The long and now desperate fight to save Derby County is bogged down in legal and financial wranglings that are threatening to take one of England's oldest clubs out of existence.
For lifelong supporter Kal Singh Dhindsa, it's a far simpler equation - Derby County helped save his life.
It has to survive.
"It's a total mess," he told Sky News. "Nobody knows what is truly going on, things are being said and discussed in the background and not shared with the wider public. We're being left in limbo."
"A lot of jobs are on the line, a lot of pride, people don't know what to do."
So out of sheer frustration, fans have started sharing just what it means to them. Kal's father, Mohinder, was 51 when he took his own life back in 2006.
"It was a traumatic event in my life, I needed something to keep me distracted along the way. My attention turned to the city of my birth and my football club.
"Had Derby FC not been there for me when I needed them most at that time, I don't know where I would be now."
The thread #myderbystory has seen hundreds of moving messages on social media after an appeal from supporters' groups for fans to speak up.
Kal's post read: "This is what Derby County Football Club means to me. After the death of my father by suicide it gave me a reason to live. To keep moving forward. To Never Forget the Legends of Our Past.
"Heritage is Everything. @dcfcofficial is Life."
Rooney leading against-the-odds fight against relegation
Having been docked 21 points this season, the team is now defying the odds and fighting hard to stay in the Championship under the guidance of manager Wayne Rooney.
Talk of Rooney being considered for the managerial vacancy at Everton is just the latest drama at Pride Park.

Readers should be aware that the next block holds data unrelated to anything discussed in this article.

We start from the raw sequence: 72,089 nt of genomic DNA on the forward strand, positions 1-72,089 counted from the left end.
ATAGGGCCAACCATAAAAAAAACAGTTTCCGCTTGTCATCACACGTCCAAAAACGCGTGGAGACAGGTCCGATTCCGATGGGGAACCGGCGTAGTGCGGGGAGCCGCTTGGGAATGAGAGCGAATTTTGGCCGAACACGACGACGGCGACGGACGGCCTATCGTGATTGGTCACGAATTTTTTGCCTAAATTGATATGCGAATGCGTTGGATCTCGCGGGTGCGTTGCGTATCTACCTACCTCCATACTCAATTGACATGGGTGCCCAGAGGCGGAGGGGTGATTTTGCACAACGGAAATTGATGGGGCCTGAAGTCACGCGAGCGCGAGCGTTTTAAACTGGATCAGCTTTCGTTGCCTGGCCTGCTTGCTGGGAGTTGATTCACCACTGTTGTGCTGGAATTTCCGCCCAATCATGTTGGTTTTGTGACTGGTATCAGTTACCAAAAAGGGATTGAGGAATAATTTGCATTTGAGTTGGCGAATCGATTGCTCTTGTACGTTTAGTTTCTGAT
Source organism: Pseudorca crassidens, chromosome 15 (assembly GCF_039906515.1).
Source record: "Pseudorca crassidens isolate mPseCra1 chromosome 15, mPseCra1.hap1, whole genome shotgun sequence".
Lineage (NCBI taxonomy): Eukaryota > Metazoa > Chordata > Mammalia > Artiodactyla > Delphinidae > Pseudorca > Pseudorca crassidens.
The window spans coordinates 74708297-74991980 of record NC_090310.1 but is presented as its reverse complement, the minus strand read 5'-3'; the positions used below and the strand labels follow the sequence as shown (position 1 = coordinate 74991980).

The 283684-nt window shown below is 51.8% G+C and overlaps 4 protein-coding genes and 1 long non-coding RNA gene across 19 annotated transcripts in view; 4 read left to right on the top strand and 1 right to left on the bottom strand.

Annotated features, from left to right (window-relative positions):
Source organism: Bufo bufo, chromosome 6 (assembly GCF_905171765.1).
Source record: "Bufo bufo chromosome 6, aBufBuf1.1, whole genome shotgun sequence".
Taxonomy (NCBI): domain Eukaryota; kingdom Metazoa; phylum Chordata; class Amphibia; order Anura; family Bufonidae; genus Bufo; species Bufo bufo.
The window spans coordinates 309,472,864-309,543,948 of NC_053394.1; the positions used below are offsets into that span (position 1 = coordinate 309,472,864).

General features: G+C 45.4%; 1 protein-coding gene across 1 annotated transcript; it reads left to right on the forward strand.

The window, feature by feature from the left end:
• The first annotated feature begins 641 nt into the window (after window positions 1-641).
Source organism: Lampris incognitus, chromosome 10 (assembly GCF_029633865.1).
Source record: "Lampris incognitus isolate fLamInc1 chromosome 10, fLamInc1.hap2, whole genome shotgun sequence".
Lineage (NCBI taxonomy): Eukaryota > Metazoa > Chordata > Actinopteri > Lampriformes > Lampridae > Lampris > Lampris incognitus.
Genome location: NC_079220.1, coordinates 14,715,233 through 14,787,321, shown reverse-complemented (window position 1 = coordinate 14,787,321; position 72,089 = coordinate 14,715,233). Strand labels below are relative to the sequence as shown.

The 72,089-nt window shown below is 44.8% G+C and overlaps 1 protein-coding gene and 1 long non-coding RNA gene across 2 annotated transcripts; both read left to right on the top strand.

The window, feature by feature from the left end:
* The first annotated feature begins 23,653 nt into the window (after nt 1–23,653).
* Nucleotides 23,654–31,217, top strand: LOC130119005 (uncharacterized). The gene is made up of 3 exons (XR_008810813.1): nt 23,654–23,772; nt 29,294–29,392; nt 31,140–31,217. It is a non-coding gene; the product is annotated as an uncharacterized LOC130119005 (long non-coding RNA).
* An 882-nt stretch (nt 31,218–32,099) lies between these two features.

As one of the 12 founding members of the Football League back in 1888, Derby County has known many better days.
The Rams were champions of England twice in the 1970s under legendary manager Brian Clough - they won the FA Cup back in 1946.
The financial meltdown after the stewardship of former owner Mel Morris has left the club in administration and on the brink.
How the fight to save Derby has gone global
Fans in Derbyshire aren't alone in the fight to save their club - supporters around the world have added their voices.
From Sydney, Hilary Webster wrote that her father used to work at the club's old stadium: "My dad was the electrician for the floodlights at the Baseball Ground. In 1963, we came to Australia, but he remained a passionate fan.
"At 92, he still watches every game and interview, reads all the match reports. @dcfcofficial is everything to him."
Sunil tweeted: "Dad came to Derby in 60s from India. Going to games probably made him feel less alien as all supported the same cause. We as a family [have] done the same since '92.
"City and club part of identity even though we don't all live in Derby now."
In Pennsylvania, fan Shane Dolan simply stumbled across the club online and started supporting them from afar.
He told Sky News: "It hurts to think I may never witness a match in person. All I can say is that Derby will fight til the end & we will stand beside them as a family. We are Derby and we will not fade out."
RamsTrust spokesperson John Atkin told Sky News: "The idea for our #myderbystory campaign came from the sense that neither the EFL [English Football League] nor the administrators really grasped the sheer human cost that the loss of the football club would exact.
"We thought it might be a good way to send a different message and perhaps persuade them of how vital it is to keep this historic club at the heart of our community.
"The stories shared have been touching, funny, nostalgic and in some cases incredibly moving. They've illustrated how generations of Derby and Derbyshire people have lived their lives intertwined with the fortunes of the football club.
"Most of all, we hope these stories might help give the EFL and Quantuma the impetus to get round the table and thrash out an arrangement that allows Derby County FC to continue."
Administrators Quantuma continue to work with interested parties to secure a new owner for the club - the EFL issued a statement this week in response to fierce criticism over the protracted saga.
The EFL said: "For the avoidance of any doubt the League is not making any attempts to block any sale of Derby County, but instead attempting to do the right thing by all parties."
The team face East Midlands rivals Nottingham Forest this weekend in their ongoing fight for survival on the pitch.
Off the pitch, the battle that means so much to the fans of Derby County, will continue for as long as it takes.